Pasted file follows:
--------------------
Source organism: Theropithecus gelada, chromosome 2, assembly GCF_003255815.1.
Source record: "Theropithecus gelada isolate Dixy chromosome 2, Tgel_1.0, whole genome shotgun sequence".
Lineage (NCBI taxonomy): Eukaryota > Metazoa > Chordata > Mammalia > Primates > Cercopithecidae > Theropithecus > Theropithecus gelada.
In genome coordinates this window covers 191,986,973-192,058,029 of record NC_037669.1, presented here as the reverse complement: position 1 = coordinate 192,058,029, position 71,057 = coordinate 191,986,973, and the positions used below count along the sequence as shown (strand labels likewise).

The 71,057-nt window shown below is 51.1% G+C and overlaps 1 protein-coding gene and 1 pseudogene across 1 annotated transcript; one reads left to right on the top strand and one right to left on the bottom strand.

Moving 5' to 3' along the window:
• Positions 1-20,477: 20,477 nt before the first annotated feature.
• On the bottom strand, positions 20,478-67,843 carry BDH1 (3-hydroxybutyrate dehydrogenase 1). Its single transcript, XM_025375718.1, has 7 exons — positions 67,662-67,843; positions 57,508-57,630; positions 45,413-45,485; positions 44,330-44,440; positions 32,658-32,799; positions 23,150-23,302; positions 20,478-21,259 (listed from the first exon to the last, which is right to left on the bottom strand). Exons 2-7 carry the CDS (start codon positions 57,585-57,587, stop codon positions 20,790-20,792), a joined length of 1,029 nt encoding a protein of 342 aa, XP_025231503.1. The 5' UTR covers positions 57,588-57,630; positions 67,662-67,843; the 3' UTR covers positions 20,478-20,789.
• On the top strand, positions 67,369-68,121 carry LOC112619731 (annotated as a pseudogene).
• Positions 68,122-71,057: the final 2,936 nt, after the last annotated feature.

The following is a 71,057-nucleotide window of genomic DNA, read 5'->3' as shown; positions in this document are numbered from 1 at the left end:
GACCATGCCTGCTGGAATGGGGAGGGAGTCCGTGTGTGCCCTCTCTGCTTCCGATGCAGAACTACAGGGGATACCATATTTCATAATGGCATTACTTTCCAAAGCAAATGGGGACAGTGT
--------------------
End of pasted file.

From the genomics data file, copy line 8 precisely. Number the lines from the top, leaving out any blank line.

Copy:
• On the bottom strand, positions 20,478-67,843 carry BDH1 (3-hydroxybutyrate dehydrogenase 1). Its single transcript, XM_025375718.1, has 7 exons — positions 67,662-67,843; positions 57,508-57,630; positions 45,413-45,485; positions 44,330-44,440; positions 32,658-32,799; positions 23,150-23,302; positions 20,478-21,259 (listed from the first exon to the last, which is right to left on the bottom strand). Exons 2-7 carry the CDS (start codon positions 57,585-57,587, stop codon positions 20,790-20,792), a joined length of 1,029 nt encoding a protein of 342 aa, XP_025231503.1. The 5' UTR covers positions 57,588-57,630; positions 67,662-67,843; the 3' UTR covers positions 20,478-20,789.